Injection of 6-week-old New Zealand (NZB × NZW F1) female mice with parental NZB or NZW spleen cells leads to acceleration of production of antibodies to both single-stranded DNA and thymocytes and to premature reduction in responsiveness to sheep red blood cells (SRBC) and mitogens. Paradoxically, however, NZB × NZW F1 mice injected with parental cells manifest a significantly reduced level of antibodies to native DNA, reduced proteinuria, and prolonged survival. Moreover, New Zealand mice with chronic graft versus host disease develop splenomegaly and significantly elevated serum immunoglobulin concentrations, but no major propensity to develop excessive lymphomas. Finally, the parental splenic cell type responsible for these features is a thy 1.2 bearing radiation-sensitive cell population. The "immunologic storm" produced by injection of parental cells modifies the expression of autoimmunity such that earlier but less pathogenic autoantibodies are produced.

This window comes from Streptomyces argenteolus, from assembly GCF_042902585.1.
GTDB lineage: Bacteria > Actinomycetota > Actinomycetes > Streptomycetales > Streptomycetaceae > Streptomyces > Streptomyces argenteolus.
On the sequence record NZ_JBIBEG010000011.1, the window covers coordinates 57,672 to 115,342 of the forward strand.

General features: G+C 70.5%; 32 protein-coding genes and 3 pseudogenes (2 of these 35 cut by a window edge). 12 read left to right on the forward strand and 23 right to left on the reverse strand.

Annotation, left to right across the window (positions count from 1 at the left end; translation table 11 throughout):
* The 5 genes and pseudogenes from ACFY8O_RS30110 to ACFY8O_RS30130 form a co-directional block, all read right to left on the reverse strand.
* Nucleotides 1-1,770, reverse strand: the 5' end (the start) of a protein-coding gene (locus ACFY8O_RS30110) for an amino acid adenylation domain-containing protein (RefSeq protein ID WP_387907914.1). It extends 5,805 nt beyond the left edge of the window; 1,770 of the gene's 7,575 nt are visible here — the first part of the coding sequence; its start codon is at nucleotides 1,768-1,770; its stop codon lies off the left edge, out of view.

ASJC Scopus subject areas
- Immunology and Allergy
- Pathology and Forensic Medicine